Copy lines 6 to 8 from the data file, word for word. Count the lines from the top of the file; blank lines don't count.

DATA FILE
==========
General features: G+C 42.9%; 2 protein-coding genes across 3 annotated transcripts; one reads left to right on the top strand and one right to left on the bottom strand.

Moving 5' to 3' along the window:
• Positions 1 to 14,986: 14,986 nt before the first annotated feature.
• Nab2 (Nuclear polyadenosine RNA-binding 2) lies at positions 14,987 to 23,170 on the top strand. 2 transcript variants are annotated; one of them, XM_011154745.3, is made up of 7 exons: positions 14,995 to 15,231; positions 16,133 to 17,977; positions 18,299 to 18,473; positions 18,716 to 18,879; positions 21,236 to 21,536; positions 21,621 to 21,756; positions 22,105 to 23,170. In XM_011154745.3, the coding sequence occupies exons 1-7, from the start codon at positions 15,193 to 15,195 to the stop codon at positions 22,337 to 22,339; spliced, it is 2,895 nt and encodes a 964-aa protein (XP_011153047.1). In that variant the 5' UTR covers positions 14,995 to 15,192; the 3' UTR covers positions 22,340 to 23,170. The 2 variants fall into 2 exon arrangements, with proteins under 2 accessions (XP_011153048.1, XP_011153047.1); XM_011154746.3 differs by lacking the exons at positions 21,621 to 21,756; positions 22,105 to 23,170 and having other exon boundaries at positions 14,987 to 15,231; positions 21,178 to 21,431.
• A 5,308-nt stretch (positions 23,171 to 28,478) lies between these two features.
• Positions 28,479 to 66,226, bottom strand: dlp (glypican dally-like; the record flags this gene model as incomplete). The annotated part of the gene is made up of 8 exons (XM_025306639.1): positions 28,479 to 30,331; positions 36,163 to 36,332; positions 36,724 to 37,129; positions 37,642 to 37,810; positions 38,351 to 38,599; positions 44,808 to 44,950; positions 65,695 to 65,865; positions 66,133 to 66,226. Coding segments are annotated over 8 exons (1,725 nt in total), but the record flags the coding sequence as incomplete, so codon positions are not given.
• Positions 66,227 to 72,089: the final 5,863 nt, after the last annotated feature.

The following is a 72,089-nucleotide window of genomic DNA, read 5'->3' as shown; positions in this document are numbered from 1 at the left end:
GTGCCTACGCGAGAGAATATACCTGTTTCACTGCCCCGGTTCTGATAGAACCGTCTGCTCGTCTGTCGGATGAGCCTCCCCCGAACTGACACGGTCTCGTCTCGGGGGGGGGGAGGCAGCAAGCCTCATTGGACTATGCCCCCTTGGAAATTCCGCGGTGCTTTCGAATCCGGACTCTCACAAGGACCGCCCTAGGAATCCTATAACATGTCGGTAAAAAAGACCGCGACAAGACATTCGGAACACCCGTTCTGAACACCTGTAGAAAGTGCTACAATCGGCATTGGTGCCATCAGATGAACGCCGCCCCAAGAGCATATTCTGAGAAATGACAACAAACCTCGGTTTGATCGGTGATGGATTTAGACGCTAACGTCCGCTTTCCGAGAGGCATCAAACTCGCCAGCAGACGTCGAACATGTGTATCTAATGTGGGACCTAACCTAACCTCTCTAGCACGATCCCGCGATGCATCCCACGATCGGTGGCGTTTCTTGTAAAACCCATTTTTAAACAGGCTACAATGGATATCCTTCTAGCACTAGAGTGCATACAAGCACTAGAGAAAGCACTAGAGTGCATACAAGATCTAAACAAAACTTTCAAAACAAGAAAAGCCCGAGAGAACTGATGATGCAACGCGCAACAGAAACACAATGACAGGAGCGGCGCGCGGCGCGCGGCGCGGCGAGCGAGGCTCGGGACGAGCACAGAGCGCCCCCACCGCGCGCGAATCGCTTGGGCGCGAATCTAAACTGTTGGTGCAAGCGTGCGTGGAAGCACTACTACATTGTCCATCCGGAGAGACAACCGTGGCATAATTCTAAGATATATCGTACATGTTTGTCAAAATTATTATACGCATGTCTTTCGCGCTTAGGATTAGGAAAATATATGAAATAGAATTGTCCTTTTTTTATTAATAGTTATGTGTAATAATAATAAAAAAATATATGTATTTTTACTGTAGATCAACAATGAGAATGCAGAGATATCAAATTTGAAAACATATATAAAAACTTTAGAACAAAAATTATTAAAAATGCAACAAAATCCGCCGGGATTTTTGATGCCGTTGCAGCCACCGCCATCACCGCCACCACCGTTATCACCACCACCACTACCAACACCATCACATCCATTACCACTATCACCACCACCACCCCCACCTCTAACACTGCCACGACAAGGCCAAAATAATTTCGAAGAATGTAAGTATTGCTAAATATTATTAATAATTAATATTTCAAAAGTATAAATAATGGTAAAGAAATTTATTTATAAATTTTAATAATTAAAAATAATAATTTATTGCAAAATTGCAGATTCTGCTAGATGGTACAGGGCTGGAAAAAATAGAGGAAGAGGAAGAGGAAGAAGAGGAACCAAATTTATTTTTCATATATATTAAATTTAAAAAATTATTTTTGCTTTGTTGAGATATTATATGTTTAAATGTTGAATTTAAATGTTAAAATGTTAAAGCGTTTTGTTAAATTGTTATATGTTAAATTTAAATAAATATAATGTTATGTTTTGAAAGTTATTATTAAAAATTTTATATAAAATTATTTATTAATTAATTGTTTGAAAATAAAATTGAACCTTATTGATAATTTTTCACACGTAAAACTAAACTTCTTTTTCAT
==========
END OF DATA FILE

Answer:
• Positions 28,479 to 66,226, bottom strand: dlp (glypican dally-like; the record flags this gene model as incomplete). The annotated part of the gene is made up of 8 exons (XM_025306639.1): positions 28,479 to 30,331; positions 36,163 to 36,332; positions 36,724 to 37,129; positions 37,642 to 37,810; positions 38,351 to 38,599; positions 44,808 to 44,950; positions 65,695 to 65,865; positions 66,133 to 66,226. Coding segments are annotated over 8 exons (1,725 nt in total), but the record flags the coding sequence as incomplete, so codon positions are not given.
• Positions 66,227 to 72,089: the final 5,863 nt, after the last annotated feature.

The following is a 72,089-nucleotide window of genomic DNA, read 5'->3' as shown; positions in this document are numbered from 1 at the left end: